Gender Identity – the New Sex Discrimination?

Written by Robert G. Brody and Rebecca Goldberg on May 16, 2012

In a landmark decision, the Equal Employment Opportunity Commission held that discrimination against transsexual employees constitutes “sex discrimination” in violation of the Title VII of the Civil Rights Act of 1964.  While there has been a progressive shift toward protection of gender identity in state and federal court decisions and state statutes, the EEOC’s decision in Macy v. Holder marks the first time a court or agency with nationwide authority has held that transsexuals are protected by Title VII.

A transsexual is someone who identifies with a gender other than his or her biological sex.  The term applies both to those who have had sex reassignment surgery and those who have not.  It is not the same as sexual orientation, which refers to a person’s sexual preference.  A number of other terms, such as “transgender,” describe similar concepts.

The EEOC’s decision, and some of the court decisions on the subject, extends coverage under Title VII only to transsexuals.  While some argue that similar logic should be used to extend coverage to gay, lesbian, and bisexual employees, few courts have done so.   Most employment protection for gay, lesbian, and bisexual employees comes from state statutes.

 Now What?

Even if federal courts ultimately chip away at the EEOC’s decision, for now employers who discriminate against transsexuals are subject to the EEOC’s enforcement powers.  To protect yourself, you should review your policies and practices to be sure they are not discriminatory.  Consider not only hiring, firing, and promotion decisions, but also workplace harassment and the provision of workplace facilities – lockers and bathrooms, all of which fall within the purview of the EEOC.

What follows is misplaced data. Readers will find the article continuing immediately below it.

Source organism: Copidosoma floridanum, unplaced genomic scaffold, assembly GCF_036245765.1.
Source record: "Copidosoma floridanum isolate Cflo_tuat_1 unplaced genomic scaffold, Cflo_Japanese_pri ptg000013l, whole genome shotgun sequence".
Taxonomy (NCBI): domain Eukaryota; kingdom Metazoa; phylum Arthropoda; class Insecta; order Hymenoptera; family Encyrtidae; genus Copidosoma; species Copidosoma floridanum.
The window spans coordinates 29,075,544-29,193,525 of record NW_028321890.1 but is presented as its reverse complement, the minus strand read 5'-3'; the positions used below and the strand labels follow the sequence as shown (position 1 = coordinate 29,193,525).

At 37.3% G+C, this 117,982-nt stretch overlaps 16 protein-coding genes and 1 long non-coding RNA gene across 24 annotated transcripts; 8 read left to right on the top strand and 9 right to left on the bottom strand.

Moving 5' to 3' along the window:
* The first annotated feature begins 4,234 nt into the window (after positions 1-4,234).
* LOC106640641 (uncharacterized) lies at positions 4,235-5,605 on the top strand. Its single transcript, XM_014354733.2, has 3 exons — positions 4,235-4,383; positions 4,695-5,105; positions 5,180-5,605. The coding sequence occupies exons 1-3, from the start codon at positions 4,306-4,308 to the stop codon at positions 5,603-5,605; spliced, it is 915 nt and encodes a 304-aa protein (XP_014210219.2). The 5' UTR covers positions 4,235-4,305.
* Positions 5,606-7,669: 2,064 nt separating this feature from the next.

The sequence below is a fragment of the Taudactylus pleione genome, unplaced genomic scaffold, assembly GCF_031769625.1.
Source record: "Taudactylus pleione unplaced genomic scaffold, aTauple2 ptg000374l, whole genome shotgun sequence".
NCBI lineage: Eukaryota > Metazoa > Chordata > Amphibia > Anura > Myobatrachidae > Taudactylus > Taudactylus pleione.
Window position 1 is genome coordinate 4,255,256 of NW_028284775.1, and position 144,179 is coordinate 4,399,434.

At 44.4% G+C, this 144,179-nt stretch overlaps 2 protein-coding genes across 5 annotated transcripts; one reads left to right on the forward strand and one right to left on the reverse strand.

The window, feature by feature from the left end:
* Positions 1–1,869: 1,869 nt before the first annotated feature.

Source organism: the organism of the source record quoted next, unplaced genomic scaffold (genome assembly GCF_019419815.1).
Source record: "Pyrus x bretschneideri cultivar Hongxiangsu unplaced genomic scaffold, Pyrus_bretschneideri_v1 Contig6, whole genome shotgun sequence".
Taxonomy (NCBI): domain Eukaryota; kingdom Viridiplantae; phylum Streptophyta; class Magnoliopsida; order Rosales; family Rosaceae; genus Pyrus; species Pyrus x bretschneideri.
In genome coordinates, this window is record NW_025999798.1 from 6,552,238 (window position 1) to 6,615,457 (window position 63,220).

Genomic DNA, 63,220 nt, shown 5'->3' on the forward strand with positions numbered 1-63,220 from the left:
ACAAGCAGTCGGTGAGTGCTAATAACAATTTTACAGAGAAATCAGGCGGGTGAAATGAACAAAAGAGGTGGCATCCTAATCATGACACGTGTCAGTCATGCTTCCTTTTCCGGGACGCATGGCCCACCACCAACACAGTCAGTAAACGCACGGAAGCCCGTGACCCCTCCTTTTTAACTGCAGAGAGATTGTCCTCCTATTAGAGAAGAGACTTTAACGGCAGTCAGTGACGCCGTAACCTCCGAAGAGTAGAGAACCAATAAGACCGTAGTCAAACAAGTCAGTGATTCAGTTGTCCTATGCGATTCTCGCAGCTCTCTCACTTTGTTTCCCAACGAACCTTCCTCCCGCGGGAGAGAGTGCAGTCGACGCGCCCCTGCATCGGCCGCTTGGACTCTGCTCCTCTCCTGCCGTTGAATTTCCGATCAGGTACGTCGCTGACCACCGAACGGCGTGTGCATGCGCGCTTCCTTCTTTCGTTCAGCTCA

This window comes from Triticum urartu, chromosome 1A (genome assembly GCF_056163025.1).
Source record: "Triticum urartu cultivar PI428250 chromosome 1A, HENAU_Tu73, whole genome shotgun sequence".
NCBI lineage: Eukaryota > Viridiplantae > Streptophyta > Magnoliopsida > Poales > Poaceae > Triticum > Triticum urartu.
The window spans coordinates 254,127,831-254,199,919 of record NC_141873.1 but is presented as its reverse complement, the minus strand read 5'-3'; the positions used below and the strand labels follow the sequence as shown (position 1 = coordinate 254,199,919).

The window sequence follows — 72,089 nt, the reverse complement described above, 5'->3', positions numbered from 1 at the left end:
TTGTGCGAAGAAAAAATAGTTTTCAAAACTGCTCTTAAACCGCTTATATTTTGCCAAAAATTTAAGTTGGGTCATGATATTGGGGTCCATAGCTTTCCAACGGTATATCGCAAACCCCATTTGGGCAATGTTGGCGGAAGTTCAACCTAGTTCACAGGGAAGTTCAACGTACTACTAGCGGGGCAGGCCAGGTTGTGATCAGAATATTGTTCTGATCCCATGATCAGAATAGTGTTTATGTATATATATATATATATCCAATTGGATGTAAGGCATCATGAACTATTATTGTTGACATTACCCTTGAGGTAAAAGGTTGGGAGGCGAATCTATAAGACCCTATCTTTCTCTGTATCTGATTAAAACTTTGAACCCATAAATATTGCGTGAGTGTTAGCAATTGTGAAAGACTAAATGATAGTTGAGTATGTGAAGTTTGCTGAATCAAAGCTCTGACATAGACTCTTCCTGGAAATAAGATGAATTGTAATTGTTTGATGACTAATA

If your sexual harassment training does not already cover gender identity and sexual orientation, it is probably time for an update.  Workplace harassment and retaliation are among the hottest areas of discrimination, and transgender claims of discrimination fit into these issues perfectly.  Even if your state does not prohibit discrimination on the basis of sexual orientation, the shifting tide of federal decisions under Title VII suggests employers should not ignore sexual orientation when dealing with harassment issues.

While the EEOC’s decision does not directly address restroom use policies, this is a common concern for employers and employees.  Many people are uncomfortable with sharing restrooms with members of the opposite sex, and a transsexual employee’s choice of restroom may cause discomfort for co-workers or customers.  To manage this concern, many employers choose to designate one or more single-stall restrooms as unisex.  Consider implementing such an option, even if you have no transsexual employees, to avoid potential problems down the road.

The EEOC’s decision is characteristic of the Obama Administration’s propensity to expand the scope and enforcement of existing laws, rather than enacting new legislation.  The words of Title VII are unchanged, but how employers need to view their obligations to gay, lesbian, bisexual, and transsexual employees under the law is rapidly changing.

Brody and Associates regularly provides counsel on civil rights issues and employment laws in general.  If we can be of assistance in this area, please contact us at info@brodyandassociates.com or203.965.0560.

About the Authors

Robert G. Brody is the founding member of Brody and Associates, LLC. He has been quoted and published in national publications and appears as a guest T.V. commentator on contemporary Labor and Employment issues. Learn More